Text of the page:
The cunning Age.


A re-married Woman repenting her Marriage,
Rehearsing her Husbands dishonest carriage.

Being a pleasant Dialogue between a re-married Woman, a Widdow, and a young Wife.

To the Tune of The Wiuing Age.
Good morrow, kind Gossip, why whither so fast?
I pray stay a while, I know ther's no haste,
And let's chat a while o [...] some things that are past;
I heare say y'are marrie [...] since I saw you last;
O this is a hasty Age,
O this is a hasty Age.
Mar. Woman.
'Tis true, I am marry'd, which hath beene my bane,
But if that I were now a Widdow againe,
I so would continue; but griefe is in vaine,
I must be contented to sing this sa [...] straine,
Oh fie on this coozening Age,
Oh fie on this &c.
Oh, doe you so quickly your bargaine repent
And yet you th [...]ught long e're about it you went?
If marriage bring trouble in time Ile preuent
All future vnquietnesse, and be content
To shun such a coozening Age,
To shun &c.
Mar. Wo.
Oh, woe is me, Gossip that e're I was borne,
I marry'd a Boy, that now holds me in scorne,
He romes among Whoores bo [...] [...]u [...]ning and morne,
While I sit at home, like a creature forlorne.
Oh, this is a coozening Age,
Oh, &c.
Oh, who would imagine that such a young Lad,
That scarce was worth twelue pence with al that he had,
Should wed a rich woman, and vse her so bad?
I trust I shall neuer be so doting mad,
[...]o match in this coozening Age, &c.
Mar. Wo.
The griefe that I suffer can hardly be told,
Among Whores and Knaues he consumeth my gold,
And if I reprooue him, he tels me I scold,
I dare not dispose of mine owne as I would.
Oh fie on this doting Age,
Oh fie on this doting Age.
Well, by your example I warning will take,
With no S [...]ip-iacke boy a match I will make;
Two Sutors I haue, but I both will forsake,
For some that are fond, as they brew let them bake;
I'le take heed of this cunning Age,
I'le take heed of this cunning Age.
Mar. Wo.
Well, doe so, good Gossip, and so Fare you well,
[...] [...]oo [...]ly new husband will curse me to hell:
[...] Iohn, (God be with him) my neighbours can tell,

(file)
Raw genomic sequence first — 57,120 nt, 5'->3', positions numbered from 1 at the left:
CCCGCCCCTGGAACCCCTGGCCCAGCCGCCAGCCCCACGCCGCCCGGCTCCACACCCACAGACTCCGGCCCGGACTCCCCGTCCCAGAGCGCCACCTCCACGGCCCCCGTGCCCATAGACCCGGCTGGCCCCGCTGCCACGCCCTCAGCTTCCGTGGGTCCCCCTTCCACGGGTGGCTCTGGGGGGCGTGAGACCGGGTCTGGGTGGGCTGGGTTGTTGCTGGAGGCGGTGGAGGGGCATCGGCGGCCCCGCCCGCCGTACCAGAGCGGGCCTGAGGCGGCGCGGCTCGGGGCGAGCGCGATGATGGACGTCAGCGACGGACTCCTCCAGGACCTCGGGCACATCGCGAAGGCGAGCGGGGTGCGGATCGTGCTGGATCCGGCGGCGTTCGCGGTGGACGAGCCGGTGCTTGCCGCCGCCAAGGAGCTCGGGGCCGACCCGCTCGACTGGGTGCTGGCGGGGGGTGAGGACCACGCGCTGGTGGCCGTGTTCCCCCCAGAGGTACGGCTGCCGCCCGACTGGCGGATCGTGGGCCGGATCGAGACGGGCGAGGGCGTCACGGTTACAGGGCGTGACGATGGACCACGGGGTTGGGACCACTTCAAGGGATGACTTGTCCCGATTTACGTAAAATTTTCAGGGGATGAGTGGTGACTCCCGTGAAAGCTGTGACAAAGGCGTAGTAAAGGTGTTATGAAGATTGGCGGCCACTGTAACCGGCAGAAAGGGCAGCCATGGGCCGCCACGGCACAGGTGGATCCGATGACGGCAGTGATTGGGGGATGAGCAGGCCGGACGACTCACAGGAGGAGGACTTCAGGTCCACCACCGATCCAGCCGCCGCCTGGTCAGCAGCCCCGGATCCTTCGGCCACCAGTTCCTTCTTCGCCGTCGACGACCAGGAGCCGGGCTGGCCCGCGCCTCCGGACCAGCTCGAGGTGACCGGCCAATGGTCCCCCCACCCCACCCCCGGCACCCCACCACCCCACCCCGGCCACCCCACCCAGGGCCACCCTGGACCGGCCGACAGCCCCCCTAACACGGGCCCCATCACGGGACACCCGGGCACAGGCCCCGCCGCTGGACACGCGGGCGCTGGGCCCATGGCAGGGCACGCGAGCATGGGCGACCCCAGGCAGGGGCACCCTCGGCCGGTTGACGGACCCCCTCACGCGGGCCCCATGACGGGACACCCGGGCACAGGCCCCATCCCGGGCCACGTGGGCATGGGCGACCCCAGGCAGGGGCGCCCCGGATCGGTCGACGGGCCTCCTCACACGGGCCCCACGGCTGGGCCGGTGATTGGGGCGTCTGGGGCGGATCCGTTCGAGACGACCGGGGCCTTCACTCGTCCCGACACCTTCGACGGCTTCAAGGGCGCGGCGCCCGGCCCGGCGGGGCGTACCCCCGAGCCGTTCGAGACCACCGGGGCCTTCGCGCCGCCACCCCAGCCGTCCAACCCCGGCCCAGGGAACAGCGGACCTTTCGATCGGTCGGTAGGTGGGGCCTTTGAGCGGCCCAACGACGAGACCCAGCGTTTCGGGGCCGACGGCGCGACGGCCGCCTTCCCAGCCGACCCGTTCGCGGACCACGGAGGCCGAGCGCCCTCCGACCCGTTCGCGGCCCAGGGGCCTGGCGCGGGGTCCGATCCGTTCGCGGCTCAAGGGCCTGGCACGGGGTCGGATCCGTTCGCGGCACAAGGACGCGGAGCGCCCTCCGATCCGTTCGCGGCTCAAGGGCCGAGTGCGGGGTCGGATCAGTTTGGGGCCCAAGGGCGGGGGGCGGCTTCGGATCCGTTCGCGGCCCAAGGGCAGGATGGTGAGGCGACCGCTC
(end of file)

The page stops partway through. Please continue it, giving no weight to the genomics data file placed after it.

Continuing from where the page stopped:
[...]id n [...]uer in's life gi [...]e me mouthfull of ill.
Oh fie on this doting Age,
Oh fie on this doting Age.
There is an old Prouerbe. that oft hath bin try'd,
Set a Beggar on horse-back, to'th Gallowes heel [...]ide,
So, [...] a young Boy, hee's so poft vp with pride,
They'l marry rich Widdowes, to scoffe and [...].
Oh this is a coozening Age,
O this is a coozening Age.
John Cart.

The Second Part. To the same Tune.

Married Woman.
BUt stay, who comes yonder? 'tis well y I tarry'd:
My kinswoman Katherin, [...] lately was mary'd,
Shee had better gone to the Church to be bury'd,
With her [...], [...], things are otherwise carryd,
She curseth this coozening Age,
She curseth this coozening Age.
Young Wife.
What Cousin and neighbour, are you met together?
'Tis well that I hapned so luckily hither,
I long haue desired to talke with you either;
Come, stand not i'th street, let's go trauel somwhither
Oh fie on this coozening Age,
Oh fie on this &c.
Both to the young Wife.
Well, how dost thou like of thy Husband, good Kate?
We heare of a certaine th'art marry'd of late
With a wealthy old widdower, to better thy state,
Who loues thee as deare as the Tur [...]le his ma [...]e:
That's rare in this cooz [...]ning Age,
That's rare &c.
Yong Wife.
Oh woe's me, Cousin that euer 'twas done,
A beggarly slaue my aff [...]ction hath wonne;
He [...] of his riches, whereof he had none,
But fiue little Children, foure Girles, and a Sonne,
Oh fie on this coozennig Age,
Oh fie on this &c.
When he came awooing he borrow'd a Cloake,
[...] [...] his fingers, my loue to prouoke;
[...] [...] a word of his Children he spoke,
But now we are marry'd, I find that hee's broke,
Oh fie on this coozening Age,
Oh fie on this &c.
Besides, hee's so ielous, that if I but looke
On any Yong-man, hee'l be sworne on a booke,
That I make him Cuckold by hooke or by crooke;
This doting suspition no woman can brooke
Oh fie on this doting Age, &c.
Mar. Wom.
It seemes then, good Kate, we are both alike sped.
Ill fortune had we, with such Husbands to wed:
For if all be true that heere thou hast sed,
I would either we, or our Husbands were dead.
Oh fie on this coozening Age,
Oh fie on this coozening Age.
Your speeches will make me still willing to tarry,
Sith UUiddowes and Batchelors both doe miscarry
Yet 'tis said in London, that when we doe bu [...]y
Our Husbands, next moneth we are ready to marry
Oh this is a lying Age,
Oh this is &c.
Nay more, to abash vs, the Poets o'th times,
Doe blazon vs forth in their Ballads and Rimes,
UUith [...] [...] satyricall lines,
As thoug [...] we [...]a [...] [...]e some notorious crimes.
Oh this is a scandalous Age.
Oh this is &c.
I [...]woul [...] [...] Poet could get in my clutch [...]s,
He were [...] [...] ballads against y [...] [...]
There is [...] [...] [...] that sorely vs [...],
The [...] [...], [...] [...] vpon Crutches,
Doth roare out the Wiuing Age,
Doth [...]oare out &c.
But 'tis no great matter let Knaues say their word,
[...]n [...] swe [...]l with [...] enuy vntill they doe burst.
I [...] you so long, I shall make you be curst,
I could fin [...] in [...]eart to stay still, if you durst:
Oh now comes the parting Age,
Oh now comes the parting Age.

Printed at London for Iohn Trundle

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